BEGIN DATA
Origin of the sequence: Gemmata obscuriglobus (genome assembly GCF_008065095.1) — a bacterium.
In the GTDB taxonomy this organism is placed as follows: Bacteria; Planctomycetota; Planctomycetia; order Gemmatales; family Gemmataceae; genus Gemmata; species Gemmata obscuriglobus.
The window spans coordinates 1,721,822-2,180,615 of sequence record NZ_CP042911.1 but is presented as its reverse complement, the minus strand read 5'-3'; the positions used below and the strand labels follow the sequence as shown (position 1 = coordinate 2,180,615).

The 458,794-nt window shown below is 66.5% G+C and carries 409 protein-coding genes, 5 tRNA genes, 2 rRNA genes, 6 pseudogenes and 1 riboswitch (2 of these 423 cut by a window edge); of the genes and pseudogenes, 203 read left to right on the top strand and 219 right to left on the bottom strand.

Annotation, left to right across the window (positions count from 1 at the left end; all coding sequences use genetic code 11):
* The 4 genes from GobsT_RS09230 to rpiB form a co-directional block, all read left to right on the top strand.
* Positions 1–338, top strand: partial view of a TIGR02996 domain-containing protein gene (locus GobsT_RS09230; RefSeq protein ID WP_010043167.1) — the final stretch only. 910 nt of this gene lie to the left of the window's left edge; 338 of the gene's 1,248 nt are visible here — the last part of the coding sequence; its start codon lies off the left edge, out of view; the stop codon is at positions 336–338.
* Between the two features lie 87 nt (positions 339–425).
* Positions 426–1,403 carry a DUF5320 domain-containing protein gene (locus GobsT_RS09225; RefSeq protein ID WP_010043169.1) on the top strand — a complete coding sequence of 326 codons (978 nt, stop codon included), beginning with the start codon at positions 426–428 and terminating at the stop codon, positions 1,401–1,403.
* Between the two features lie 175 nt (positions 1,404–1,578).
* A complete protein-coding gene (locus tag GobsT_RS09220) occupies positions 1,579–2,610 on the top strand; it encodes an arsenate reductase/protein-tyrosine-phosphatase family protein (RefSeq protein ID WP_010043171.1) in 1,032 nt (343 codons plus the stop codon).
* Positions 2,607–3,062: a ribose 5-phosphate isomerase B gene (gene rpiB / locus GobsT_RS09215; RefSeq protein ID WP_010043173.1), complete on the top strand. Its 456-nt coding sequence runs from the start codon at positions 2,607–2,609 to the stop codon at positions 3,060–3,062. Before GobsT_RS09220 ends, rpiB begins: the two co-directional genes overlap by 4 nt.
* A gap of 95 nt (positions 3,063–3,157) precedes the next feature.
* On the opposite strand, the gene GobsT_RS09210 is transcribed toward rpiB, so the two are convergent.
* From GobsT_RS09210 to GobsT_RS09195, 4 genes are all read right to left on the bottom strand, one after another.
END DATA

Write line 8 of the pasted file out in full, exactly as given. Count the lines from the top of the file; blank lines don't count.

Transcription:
* Between the two features lie 87 nt (positions 339–425).